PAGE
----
A Sample of Ask Dr. Math, Part 2: Questions Outside of School

In the first post, I gave a small sampling of questions we’ve had from students, parents, and teachers, all related to school, and discussed how we like to deal with these. But we also get many questions with no direct relation to school. These may come from people who actually use math in their work (computer programming, plumbing, and anything in between), or from students who are trying to deeply understand what they are studying, or who are just curious. Often, of course, these too are from students or teachers, but they are going beyond that role. These are perhaps the most interesting of all. They are really why we are here.

A real-life question

This question arrived in 2014 from a flooring inspector, Tim, asking about how high a floor would buckle due to a given increase in length if the ends are fixed:

Modeling How Much Wood Expands

Say I place a six foot long yardstick wide side down. One end is butted against a wall (fixed object). When the other end of the yardstick is pushed towards the wall, by say 1/4", the middle area rises -- and it rises much, much higher than 1/4". 

I would like to know if there is a fixed formula for this exponential gain of "flat" vs. "up." 

I come across this daily, seeing floors buckle up and away from substrates because they are a tight fit.

(He misused the word exponential; I suppose he was just thinking that the rise is surprisingly high, as in exponential growth.)

Dr. Rick and I both recognized this problem as related to previous questions we had answered, and referred to those in our replies. His old answer assumed a circular arc for the new shape, and did a sanity check by comparing the surprising answer to one obtained by supposing that the board just bends sharply in the middle. The circular arc version does not lend itself to easy calculation, but the sharp bend could be turned into a formula.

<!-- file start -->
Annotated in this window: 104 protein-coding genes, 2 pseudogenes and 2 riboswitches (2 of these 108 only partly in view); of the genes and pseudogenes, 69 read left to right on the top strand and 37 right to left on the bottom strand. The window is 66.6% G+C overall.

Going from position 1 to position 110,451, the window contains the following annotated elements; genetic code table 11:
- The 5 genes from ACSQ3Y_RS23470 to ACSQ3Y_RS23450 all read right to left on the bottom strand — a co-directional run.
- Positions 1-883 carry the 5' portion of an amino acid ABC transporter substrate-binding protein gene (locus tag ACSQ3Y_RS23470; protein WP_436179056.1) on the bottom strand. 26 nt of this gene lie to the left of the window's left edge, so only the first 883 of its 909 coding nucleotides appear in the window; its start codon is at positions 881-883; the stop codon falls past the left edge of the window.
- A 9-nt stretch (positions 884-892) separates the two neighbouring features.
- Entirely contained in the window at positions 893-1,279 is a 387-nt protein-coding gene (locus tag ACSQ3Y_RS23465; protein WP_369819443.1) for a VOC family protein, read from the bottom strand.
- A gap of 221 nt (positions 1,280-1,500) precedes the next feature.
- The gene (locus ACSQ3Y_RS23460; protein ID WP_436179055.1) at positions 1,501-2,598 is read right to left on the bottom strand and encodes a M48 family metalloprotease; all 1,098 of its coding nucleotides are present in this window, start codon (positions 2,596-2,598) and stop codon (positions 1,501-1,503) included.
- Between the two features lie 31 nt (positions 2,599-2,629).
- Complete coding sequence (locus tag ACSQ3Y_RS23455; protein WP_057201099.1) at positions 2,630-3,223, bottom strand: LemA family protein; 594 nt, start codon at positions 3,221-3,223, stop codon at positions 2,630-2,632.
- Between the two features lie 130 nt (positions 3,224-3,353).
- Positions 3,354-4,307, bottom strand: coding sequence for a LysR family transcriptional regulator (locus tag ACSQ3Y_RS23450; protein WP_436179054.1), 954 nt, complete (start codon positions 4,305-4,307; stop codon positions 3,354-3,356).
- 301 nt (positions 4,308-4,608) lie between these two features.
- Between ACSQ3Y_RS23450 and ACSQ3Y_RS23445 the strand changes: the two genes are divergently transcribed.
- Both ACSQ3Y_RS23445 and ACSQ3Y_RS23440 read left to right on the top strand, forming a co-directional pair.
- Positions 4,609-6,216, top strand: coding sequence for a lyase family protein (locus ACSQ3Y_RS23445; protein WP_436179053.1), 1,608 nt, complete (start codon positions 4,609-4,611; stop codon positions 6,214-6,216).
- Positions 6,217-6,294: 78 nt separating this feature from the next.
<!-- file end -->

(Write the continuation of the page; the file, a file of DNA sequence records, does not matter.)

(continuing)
There is a way to calculate the height, but it isn't a formula, as such. 
For more on this topic, including a way to do a *rough* approximation with a simple formula, see:

  Railroad Track Expansion

I had been thinking while Dr. Rick wrote, and found a different old answer (by Dr. Jeremiah) that didn’t actually come up with a method, just a starting point. But I “played” with numbers using a spreadsheet much as Dr. Rick had for his earlier answer, and saw a pattern that suggested an approximate formula he might try. When I saw what Dr. Rick had written, I wrote to propose this formula.

I see Dr. Rick beat me to most of what I was going to say, except that my link to our archives is not quite as helpful:

  Rail Bend in Hot Weather

But I made a spreadsheet carrying out the calculations for a circular arc; and have found experimentally that the rise seems to be quite accurately approximated by a simple formula. I have to study more to try to justify it, but here goes.

For the actual length of the stick, s, and the (small) decrease in the space available, x,

   h = 0.605 sqrt(sx)

But people who enjoy math can’t be fully satisfied with a guess; I continued pursuing my approximation, hoping to justify it. The patient, Tim, didn’t need a proof, but I did. By the end of the day, I could write up a derivation of the formula and send it along, and then, the next day, apply it to some examples.

I've verified my simple approximation, which turns out to be 

   h = sqrt(6sx)/4

This changes my 0.605 to 0.612, which fits better for very small x but not quite as well for larger ones.

I'm sure you don't need to see this, but for my records, here is the derivation of my approximation: ...

A missing formula for a counter-intuitive observation (a half-inch shift can result in almost a 7-inch buckle) can be a great motivation for some fun with math. And we also have a reminder that in the real world, an approximation can be both good enough, and as good as you’ll get. (Be sure, as always, to read the whole story in the original page!)

A curious question

(Well, that last one arose from curiosity, too, but this is pure-math curiosity.)

Within months of my starting with Ask Dr. Math, I wrote this answer, to a question wondering about place value in decimal numbers:

The Oneths Place